EDM artists who aren't necessarily recording acoustic sounds themselves should focus their attention on sound selection and sound design at this point. Make sure that the samples you're working with were recorded well so that you don't put yourself in a difficult mixing position.

2. Set Rough Audio Levels

Working on a project containing 70 tracks can be overwhelming when you realize that you need to set 70 track levels. The main goal is to set your track levels in a way that highlights your song’s most notable components while tucking less prominent elements into the back of the mix. For example, the vocals in a pop song are usually louder than an ambient background pad because they’re telling the story and need to be heard clearly.

To remain organized, a good place to start involves grouping similar instruments together. For example, you can bus together all of your drums, basses, vocals, guitars, and effects into their own separate groups. Soloing your drum bus and setting the level of a kick, snare, hi-hat, a few toms and some overheads is nowhere near as daunting as 70 tracks. Treat your busses like sub-mixes, soloing each bus and setting the level of tracks included in the bus one at a time.

Next, you can set the level of your groups relative to one another. Again, adjusting the level of a drum bus, bass bus, vocal bus, guitar bus and effects bus is significantly easier than trying to tackle 70 tracks head-on.

When mixing your groups together, mute each group and bring them into the mix one at a time. Start by unmuting your drums, followed by your bass group. Once you’ve balanced them nicely against one another, move on to the vocal bus. Follow this up with supporting groups like your guitar bus and effects bus.

3. Let “Fluff” Go, If Necessary

Some mixes simply won't work unless you remove problematic tracks. For example, you can't layer five sub-basses together and expect your mix to sound good—you'll experience massive phase-related issues that make your low-end sound weak and messy. There's only so much space available within the stereo field. The low-end of a mix can become crowded quite easily, while there's significantly more space in the top-end.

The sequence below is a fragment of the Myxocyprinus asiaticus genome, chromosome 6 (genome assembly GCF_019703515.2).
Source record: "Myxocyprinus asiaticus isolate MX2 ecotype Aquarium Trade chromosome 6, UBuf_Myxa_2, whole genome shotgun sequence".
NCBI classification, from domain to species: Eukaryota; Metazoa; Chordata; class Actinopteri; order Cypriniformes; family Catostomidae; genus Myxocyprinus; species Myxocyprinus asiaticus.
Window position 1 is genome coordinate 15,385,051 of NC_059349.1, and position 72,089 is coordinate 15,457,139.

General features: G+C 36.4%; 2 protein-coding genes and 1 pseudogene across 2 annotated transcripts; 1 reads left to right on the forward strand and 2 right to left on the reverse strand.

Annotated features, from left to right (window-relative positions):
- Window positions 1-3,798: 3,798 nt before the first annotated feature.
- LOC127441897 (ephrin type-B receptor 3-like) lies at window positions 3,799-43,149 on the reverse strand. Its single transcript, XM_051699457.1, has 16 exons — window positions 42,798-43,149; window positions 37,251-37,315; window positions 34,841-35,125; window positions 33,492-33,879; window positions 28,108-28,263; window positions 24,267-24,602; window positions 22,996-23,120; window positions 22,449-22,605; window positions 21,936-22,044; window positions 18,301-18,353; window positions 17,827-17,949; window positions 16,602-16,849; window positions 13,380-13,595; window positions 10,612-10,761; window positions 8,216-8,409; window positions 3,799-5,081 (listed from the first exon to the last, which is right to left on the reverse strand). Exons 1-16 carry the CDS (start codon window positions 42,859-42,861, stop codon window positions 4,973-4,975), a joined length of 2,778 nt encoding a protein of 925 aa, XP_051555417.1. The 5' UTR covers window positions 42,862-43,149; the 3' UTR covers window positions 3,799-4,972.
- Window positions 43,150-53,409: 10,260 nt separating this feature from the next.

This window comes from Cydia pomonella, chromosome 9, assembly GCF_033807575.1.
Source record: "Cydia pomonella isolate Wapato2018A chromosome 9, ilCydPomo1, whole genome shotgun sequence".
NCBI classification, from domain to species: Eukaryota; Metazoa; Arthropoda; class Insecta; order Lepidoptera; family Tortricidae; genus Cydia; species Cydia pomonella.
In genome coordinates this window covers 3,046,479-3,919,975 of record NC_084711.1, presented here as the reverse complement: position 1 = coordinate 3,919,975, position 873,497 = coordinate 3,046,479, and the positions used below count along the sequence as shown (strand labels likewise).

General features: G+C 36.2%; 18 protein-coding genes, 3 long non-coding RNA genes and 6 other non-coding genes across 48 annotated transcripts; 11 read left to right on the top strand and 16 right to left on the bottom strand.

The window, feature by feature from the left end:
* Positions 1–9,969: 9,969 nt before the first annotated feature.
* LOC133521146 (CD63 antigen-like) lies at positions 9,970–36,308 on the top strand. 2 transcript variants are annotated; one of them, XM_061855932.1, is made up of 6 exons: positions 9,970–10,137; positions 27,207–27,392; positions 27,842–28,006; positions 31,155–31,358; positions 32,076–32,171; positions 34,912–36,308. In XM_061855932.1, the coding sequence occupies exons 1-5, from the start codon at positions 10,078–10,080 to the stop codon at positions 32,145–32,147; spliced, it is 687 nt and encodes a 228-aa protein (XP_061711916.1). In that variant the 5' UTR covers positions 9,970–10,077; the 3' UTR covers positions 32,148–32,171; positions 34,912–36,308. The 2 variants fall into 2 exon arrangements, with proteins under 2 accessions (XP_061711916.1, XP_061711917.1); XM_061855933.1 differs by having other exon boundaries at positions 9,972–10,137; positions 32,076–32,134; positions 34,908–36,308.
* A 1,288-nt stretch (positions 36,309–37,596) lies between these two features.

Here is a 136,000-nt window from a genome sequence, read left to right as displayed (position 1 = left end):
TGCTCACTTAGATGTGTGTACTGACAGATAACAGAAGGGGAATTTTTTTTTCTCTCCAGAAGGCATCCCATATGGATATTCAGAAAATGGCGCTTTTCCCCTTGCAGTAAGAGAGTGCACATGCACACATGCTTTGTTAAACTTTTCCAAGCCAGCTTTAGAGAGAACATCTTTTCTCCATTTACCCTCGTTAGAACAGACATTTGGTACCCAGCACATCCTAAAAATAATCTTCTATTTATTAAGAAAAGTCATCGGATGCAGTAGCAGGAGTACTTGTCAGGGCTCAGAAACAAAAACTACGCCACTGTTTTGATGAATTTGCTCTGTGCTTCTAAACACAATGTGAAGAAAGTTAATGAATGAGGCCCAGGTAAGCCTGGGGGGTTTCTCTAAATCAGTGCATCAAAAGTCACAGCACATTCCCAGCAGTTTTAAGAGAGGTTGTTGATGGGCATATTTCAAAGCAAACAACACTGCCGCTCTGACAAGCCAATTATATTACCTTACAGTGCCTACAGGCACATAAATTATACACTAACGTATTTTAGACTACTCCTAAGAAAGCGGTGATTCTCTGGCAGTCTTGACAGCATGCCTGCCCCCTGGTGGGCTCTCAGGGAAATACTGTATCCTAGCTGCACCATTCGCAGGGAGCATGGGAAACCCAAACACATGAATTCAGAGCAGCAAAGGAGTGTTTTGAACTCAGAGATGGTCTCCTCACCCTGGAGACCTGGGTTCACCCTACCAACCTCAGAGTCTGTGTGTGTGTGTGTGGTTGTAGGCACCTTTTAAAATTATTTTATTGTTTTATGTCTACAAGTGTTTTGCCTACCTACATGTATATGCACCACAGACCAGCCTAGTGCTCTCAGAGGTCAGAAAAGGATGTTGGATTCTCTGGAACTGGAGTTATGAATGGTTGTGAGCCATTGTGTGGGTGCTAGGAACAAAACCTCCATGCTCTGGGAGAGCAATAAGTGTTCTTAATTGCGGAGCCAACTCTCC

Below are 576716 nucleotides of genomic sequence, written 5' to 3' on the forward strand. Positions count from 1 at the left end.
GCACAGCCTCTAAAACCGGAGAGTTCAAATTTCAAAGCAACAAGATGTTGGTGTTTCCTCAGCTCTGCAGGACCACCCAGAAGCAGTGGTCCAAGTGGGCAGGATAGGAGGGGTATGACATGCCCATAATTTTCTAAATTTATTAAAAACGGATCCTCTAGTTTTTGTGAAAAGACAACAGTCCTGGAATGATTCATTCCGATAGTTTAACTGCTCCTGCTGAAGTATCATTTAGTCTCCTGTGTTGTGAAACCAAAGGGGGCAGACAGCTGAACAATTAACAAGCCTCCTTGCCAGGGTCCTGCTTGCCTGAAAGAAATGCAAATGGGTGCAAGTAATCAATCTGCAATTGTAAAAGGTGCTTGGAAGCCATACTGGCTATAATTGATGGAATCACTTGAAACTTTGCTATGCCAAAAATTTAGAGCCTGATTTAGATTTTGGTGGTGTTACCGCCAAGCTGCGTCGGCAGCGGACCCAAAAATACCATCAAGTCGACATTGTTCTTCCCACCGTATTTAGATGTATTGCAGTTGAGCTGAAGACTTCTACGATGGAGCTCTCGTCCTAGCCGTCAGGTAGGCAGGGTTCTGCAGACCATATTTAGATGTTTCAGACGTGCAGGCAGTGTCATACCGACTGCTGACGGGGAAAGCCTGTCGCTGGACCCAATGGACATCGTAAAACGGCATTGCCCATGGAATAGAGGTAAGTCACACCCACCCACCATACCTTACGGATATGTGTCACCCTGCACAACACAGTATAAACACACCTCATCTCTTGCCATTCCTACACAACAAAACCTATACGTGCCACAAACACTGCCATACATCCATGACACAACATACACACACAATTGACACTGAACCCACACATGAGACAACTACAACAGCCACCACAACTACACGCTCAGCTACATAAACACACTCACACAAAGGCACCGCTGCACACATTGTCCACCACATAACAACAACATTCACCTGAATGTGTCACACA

If your mix is too busy, there’s a simple solution – begin muting tracks until your song starts to fall apart. Start with “fluff” tracks like risers and down sweeps that exist to fill space. Afterward, move on to other background elements. If you mute a track and the groove of your song falls apart or the song loses its feeling, you’ve removed something that you shouldn’t have.

The point of muting tracks is to identify the elements of your song that are at the top of the importance hierarchy, which will allow you to identify unnecessary tracks that are taking up space and muddying your mix. These are the tracks that should be the first to go if you need to simplify your arrangement for mixing purposes.

4. Add Clarity with Panning, EQ and Compression

There’s plenty of space available across the stereo field, and you can add clarity to your mix by taking advantage of it. When there are too many track elements clustered together in the middle of your mix, frequency masking can occur. You can pan guitars, harmony synths, vocal doubles, and delay effects out to the sides of your mix; this will provide main elements, like lead vocals, more space and clarity in the middle.

It’s easy to get carried away with panning, so simplify the process. Using panning values of either 50L, 25L, C, 25R, or 50R; the average listener won’t be able to hear panning differences in smaller increments than this. In some cases, you may want to make smaller panning adjustments, like when you’re attempting to pan drums realistically from either an audience’s or drummer’s perspective.

Once you’ve panned all the tracks in your mix appropriately, you may still notice a few tracks that sound ill-defined and muddy. Using an EQ to boost the sound’s most desirable qualities can help them shine through the mix. Alternatively, if you’re hearing too much of a negative quality, such as “boominess,” you can use an EQ to reduce that quality.